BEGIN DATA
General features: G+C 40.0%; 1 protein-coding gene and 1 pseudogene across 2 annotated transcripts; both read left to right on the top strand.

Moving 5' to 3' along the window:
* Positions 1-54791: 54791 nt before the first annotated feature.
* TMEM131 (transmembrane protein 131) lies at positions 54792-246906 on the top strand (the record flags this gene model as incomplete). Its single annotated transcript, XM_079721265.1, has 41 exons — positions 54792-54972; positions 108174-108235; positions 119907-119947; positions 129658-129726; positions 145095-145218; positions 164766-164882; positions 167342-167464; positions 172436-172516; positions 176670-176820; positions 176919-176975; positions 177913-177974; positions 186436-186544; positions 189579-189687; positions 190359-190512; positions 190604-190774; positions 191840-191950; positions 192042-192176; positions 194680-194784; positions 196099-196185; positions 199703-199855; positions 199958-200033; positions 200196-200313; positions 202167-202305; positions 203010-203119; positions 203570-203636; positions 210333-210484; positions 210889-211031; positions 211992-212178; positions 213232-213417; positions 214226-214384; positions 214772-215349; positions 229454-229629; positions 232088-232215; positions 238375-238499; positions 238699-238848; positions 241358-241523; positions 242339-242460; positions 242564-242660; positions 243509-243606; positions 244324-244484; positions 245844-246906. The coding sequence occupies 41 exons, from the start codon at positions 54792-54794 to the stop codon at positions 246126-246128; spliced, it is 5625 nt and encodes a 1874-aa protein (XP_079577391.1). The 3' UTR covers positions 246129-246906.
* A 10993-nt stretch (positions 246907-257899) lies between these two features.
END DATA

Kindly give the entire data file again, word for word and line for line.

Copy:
General features: G+C 40.0%; 1 protein-coding gene and 1 pseudogene across 2 annotated transcripts; both read left to right on the top strand.

Moving 5' to 3' along the window:
* Positions 1-54791: 54791 nt before the first annotated feature.
* TMEM131 (transmembrane protein 131) lies at positions 54792-246906 on the top strand (the record flags this gene model as incomplete). Its single annotated transcript, XM_079721265.1, has 41 exons — positions 54792-54972; positions 108174-108235; positions 119907-119947; positions 129658-129726; positions 145095-145218; positions 164766-164882; positions 167342-167464; positions 172436-172516; positions 176670-176820; positions 176919-176975; positions 177913-177974; positions 186436-186544; positions 189579-189687; positions 190359-190512; positions 190604-190774; positions 191840-191950; positions 192042-192176; positions 194680-194784; positions 196099-196185; positions 199703-199855; positions 199958-200033; positions 200196-200313; positions 202167-202305; positions 203010-203119; positions 203570-203636; positions 210333-210484; positions 210889-211031; positions 211992-212178; positions 213232-213417; positions 214226-214384; positions 214772-215349; positions 229454-229629; positions 232088-232215; positions 238375-238499; positions 238699-238848; positions 241358-241523; positions 242339-242460; positions 242564-242660; positions 243509-243606; positions 244324-244484; positions 245844-246906. The coding sequence occupies 41 exons, from the start codon at positions 54792-54794 to the stop codon at positions 246126-246128; spliced, it is 5625 nt and encodes a 1874-aa protein (XP_079577391.1). The 3' UTR covers positions 246129-246906.
* A 10993-nt stretch (positions 246907-257899) lies between these two features.